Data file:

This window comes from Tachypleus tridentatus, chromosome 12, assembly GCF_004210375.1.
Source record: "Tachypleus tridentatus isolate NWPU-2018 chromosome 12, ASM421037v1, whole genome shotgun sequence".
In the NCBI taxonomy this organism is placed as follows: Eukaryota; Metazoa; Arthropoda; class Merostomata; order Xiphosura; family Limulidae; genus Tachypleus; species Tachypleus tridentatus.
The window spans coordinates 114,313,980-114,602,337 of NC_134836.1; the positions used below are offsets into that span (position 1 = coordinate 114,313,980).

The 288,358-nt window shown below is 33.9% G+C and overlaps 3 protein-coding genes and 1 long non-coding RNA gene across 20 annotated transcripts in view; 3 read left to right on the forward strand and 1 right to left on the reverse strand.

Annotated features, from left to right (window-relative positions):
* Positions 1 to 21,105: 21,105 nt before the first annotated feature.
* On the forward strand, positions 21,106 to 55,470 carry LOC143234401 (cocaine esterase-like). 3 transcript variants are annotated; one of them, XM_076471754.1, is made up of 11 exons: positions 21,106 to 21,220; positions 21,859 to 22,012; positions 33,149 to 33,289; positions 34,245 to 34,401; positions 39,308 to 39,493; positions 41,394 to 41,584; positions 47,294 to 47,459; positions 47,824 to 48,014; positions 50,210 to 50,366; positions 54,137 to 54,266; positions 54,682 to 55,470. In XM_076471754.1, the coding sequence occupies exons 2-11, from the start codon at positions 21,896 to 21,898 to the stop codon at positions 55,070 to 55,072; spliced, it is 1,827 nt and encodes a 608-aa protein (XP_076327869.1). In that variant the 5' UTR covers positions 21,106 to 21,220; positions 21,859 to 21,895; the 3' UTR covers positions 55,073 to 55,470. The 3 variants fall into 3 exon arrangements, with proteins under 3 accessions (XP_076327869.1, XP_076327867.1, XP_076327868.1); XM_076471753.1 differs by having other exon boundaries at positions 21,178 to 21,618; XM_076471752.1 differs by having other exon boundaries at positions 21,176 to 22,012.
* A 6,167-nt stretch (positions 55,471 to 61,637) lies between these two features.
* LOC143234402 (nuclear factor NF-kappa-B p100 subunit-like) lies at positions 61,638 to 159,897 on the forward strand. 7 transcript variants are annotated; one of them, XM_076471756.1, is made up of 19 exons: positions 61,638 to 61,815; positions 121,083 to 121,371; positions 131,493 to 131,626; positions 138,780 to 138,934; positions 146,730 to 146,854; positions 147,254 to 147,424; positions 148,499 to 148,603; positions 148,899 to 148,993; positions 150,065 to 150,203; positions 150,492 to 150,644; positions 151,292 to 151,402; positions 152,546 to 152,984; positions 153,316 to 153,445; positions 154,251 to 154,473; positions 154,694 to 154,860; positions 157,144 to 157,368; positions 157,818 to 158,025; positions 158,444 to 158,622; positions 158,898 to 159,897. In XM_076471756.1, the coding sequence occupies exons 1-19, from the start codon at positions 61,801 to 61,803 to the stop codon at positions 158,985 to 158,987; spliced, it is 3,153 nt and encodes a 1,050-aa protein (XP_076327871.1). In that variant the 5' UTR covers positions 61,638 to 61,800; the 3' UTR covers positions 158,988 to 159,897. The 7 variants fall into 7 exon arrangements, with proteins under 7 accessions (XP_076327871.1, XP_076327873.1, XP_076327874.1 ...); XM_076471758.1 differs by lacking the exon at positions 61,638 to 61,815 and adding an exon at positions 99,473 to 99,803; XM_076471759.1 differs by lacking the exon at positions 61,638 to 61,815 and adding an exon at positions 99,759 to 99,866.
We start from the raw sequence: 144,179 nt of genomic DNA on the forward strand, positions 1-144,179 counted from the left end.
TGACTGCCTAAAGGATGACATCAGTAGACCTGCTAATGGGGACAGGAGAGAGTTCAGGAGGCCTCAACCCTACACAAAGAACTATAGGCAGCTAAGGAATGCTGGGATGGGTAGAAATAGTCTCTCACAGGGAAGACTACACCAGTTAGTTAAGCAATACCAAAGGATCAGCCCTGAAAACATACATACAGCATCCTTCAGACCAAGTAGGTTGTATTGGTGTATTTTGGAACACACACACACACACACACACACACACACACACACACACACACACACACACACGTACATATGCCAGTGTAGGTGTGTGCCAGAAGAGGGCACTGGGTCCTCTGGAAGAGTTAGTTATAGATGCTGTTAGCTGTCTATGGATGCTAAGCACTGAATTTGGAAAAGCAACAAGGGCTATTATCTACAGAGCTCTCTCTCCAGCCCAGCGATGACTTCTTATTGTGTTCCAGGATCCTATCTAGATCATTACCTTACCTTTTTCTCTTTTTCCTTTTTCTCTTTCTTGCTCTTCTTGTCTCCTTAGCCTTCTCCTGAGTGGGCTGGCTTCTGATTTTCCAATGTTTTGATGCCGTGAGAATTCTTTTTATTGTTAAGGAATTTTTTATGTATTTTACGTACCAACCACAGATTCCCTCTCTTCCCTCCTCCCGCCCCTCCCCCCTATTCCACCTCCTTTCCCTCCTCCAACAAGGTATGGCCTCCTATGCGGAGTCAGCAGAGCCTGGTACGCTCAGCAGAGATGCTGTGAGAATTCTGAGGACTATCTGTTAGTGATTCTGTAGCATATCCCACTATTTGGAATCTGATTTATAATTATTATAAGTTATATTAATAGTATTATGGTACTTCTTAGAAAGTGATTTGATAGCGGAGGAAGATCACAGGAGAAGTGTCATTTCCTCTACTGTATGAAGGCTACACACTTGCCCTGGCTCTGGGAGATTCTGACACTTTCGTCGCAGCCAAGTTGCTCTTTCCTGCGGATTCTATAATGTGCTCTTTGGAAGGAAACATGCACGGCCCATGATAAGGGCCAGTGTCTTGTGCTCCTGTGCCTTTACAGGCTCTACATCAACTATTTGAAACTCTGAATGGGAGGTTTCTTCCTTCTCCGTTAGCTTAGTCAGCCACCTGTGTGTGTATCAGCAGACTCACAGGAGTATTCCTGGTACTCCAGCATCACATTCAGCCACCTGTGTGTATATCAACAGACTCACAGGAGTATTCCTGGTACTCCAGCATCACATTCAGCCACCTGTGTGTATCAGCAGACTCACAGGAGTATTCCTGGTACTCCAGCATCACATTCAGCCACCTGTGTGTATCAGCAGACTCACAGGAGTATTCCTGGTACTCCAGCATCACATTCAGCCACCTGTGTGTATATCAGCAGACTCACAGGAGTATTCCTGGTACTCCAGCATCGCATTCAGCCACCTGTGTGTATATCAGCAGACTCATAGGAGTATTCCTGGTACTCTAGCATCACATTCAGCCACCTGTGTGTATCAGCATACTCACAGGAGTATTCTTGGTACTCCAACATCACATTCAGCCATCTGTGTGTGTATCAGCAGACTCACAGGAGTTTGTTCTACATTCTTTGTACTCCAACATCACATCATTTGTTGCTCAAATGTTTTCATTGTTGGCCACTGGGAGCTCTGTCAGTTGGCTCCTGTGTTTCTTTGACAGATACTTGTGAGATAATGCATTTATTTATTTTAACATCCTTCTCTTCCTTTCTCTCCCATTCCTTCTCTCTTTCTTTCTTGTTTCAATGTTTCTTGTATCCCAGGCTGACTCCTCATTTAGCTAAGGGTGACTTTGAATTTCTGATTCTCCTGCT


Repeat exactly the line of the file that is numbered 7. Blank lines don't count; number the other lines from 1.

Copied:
* Positions 1 to 21,105: 21,105 nt before the first annotated feature.